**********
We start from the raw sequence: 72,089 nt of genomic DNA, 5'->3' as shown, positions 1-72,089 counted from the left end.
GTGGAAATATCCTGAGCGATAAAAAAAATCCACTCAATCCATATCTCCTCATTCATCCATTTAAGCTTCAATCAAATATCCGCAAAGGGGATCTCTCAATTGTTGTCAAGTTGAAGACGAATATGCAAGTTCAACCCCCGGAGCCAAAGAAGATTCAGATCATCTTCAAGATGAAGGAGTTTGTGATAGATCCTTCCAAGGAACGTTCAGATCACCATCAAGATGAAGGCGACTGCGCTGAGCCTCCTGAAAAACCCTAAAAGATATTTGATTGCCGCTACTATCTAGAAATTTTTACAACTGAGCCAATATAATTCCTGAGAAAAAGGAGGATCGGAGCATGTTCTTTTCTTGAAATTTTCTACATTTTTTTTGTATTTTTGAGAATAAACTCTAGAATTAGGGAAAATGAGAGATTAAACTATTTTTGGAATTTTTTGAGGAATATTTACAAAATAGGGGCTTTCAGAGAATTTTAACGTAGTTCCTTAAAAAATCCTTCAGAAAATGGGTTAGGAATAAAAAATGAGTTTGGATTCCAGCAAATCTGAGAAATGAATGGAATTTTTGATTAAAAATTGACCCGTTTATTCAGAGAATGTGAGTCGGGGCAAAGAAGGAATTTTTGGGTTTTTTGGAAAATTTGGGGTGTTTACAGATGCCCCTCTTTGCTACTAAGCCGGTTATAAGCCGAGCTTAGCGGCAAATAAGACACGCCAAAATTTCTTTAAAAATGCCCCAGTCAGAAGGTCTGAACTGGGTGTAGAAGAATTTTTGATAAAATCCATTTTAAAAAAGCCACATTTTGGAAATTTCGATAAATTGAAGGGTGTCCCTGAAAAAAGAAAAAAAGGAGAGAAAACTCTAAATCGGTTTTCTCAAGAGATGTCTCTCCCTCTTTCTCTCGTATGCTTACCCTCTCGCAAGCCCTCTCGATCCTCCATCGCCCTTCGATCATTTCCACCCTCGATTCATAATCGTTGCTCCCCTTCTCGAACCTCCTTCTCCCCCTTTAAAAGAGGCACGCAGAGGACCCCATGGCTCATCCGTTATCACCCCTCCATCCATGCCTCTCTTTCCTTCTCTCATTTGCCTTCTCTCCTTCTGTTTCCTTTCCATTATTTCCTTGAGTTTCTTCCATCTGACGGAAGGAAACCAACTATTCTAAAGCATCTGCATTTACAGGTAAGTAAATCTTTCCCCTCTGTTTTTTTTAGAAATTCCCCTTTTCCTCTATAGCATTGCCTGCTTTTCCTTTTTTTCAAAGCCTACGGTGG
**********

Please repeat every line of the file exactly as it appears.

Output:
We start from the raw sequence: 72,089 nt of genomic DNA, 5'->3' as shown, positions 1-72,089 counted from the left end.
GTGGAAATATCCTGAGCGATAAAAAAAATCCACTCAATCCATATCTCCTCATTCATCCATTTAAGCTTCAATCAAATATCCGCAAAGGGGATCTCTCAATTGTTGTCAAGTTGAAGACGAATATGCAAGTTCAACCCCCGGAGCCAAAGAAGATTCAGATCATCTTCAAGATGAAGGAGTTTGTGATAGATCCTTCCAAGGAACGTTCAGATCACCATCAAGATGAAGGCGACTGCGCTGAGCCTCCTGAAAAACCCTAAAAGATATTTGATTGCCGCTACTATCTAGAAATTTTTACAACTGAGCCAATATAATTCCTGAGAAAAAGGAGGATCGGAGCATGTTCTTTTCTTGAAATTTTCTACATTTTTTTTGTATTTTTGAGAATAAACTCTAGAATTAGGGAAAATGAGAGATTAAACTATTTTTGGAATTTTTTGAGGAATATTTACAAAATAGGGGCTTTCAGAGAATTTTAACGTAGTTCCTTAAAAAATCCTTCAGAAAATGGGTTAGGAATAAAAAATGAGTTTGGATTCCAGCAAATCTGAGAAATGAATGGAATTTTTGATTAAAAATTGACCCGTTTATTCAGAGAATGTGAGTCGGGGCAAAGAAGGAATTTTTGGGTTTTTTGGAAAATTTGGGGTGTTTACAGATGCCCCTCTTTGCTACTAAGCCGGTTATAAGCCGAGCTTAGCGGCAAATAAGACACGCCAAAATTTCTTTAAAAATGCCCCAGTCAGAAGGTCTGAACTGGGTGTAGAAGAATTTTTGATAAAATCCATTTTAAAAAAGCCACATTTTGGAAATTTCGATAAATTGAAGGGTGTCCCTGAAAAAAGAAAAAAAGGAGAGAAAACTCTAAATCGGTTTTCTCAAGAGATGTCTCTCCCTCTTTCTCTCGTATGCTTACCCTCTCGCAAGCCCTCTCGATCCTCCATCGCCCTTCGATCATTTCCACCCTCGATTCATAATCGTTGCTCCCCTTCTCGAACCTCCTTCTCCCCCTTTAAAAGAGGCACGCAGAGGACCCCATGGCTCATCCGTTATCACCCCTCCATCCATGCCTCTCTTTCCTTCTCTCATTTGCCTTCTCTCCTTCTGTTTCCTTTCCATTATTTCCTTGAGTTTCTTCCATCTGACGGAAGGAAACCAACTATTCTAAAGCATCTGCATTTACAGGTAAGTAAATCTTTCCCCTCTGTTTTTTTTAGAAATTCCCCTTTTCCTCTATAGCATTGCCTGCTTTTCCTTTTTTTCAAAGCCTACGGTGG